Background: The quadrivalent HPV vaccine series is approved as 3 separate doses at: 0, 2 ±1 months, and 6 ±2 months. Current HPV vaccination rates are increasing, but few studies have described the prevalence and characteristics of delayed dosing.
Objectives: To determine the proportion and characteristics of girls and women in North Carolina who received HPV vaccine outside the recommended dosing schedule.
Methods: The data source, the North Carolina Immunization Registry, is used by NC health departments and over 600 private providers. We selected females nine through 26 years of age who received at least one dose of HPV vaccine between 6/8/2006 and 2/17/2009. Interval periods were measured with respect to the first HPV vaccine dose and compared to the recommended schedule. Multivariate logistic regression was used to evaluate the association between delayed vaccination and race, VFC funding, provider type, age, ethnicity, and county.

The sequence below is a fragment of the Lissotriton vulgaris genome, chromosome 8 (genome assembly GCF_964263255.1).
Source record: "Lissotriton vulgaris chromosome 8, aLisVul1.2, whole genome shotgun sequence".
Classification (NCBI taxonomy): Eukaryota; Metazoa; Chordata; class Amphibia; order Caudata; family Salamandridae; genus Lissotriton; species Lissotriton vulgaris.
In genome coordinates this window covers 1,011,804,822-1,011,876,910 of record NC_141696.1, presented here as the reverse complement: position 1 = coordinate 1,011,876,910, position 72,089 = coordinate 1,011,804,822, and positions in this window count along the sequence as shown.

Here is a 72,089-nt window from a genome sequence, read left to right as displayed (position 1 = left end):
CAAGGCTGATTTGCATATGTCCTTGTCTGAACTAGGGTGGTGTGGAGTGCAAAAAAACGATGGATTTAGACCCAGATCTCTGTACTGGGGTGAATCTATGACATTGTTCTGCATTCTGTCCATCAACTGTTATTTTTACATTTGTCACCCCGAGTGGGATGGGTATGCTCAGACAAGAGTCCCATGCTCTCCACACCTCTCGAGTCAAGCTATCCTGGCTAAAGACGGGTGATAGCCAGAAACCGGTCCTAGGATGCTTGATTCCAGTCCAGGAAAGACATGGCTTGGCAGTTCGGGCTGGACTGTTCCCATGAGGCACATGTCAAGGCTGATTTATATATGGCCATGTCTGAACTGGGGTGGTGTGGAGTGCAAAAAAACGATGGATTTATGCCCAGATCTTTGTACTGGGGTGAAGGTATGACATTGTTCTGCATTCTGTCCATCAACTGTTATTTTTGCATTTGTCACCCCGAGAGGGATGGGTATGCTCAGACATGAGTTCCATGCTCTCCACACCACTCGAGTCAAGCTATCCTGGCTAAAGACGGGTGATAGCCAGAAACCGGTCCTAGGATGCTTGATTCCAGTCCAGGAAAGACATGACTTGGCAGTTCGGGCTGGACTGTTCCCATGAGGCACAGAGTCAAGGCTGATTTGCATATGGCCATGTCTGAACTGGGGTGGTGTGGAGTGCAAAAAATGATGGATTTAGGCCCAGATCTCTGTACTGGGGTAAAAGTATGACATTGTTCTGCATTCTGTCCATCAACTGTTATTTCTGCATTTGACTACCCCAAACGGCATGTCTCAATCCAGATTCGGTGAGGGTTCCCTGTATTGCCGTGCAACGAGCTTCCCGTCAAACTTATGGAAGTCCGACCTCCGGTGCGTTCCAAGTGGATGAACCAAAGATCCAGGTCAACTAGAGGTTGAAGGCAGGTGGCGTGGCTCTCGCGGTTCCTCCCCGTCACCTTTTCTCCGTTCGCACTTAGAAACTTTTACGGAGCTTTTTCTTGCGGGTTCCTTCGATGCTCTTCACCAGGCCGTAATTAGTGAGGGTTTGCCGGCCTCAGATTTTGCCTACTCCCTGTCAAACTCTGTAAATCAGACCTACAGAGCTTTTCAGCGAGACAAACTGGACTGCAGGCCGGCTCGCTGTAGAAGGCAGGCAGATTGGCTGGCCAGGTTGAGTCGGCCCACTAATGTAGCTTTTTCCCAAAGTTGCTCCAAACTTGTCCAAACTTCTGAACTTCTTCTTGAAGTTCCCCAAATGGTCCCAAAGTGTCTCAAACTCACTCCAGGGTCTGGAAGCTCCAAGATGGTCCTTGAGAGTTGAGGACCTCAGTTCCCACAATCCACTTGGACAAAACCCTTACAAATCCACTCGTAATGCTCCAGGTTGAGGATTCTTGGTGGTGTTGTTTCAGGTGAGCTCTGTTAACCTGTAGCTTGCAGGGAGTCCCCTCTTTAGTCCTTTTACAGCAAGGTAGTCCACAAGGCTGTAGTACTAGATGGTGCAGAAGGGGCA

Results: Of 138,827 females who received ≥ 1 dose, 22.9% were not documented to have received another dose, 22% received only two doses, and 55% received three doses. The overall proportion of women with a delay between the first two doses was 39.4% and between the first and third doses was 43.2%. The median intervals from a primary dose for a delayed 2nd and 3rd dose were 5.7 months and 10.8 months, respectively. Only 28.1% of females received all three doses at the recommended intervals. White race (OR: 1.68, [1.61, 1.75] vs. non-White) and private funding (OR: 1.38, [1.32, 1.43] vs. VFC funding) were associated with on time dosing.
Conclusions: Most females receiving the HPV vaccine have a delay in subsequent doses, which warrants investigation of the effect of delayed dosing intervals on the immunogenicity of the vaccine. Because dosing delay is frequent, strategies to enhance on-time receipt of HPV vaccine should be broadly encouraged.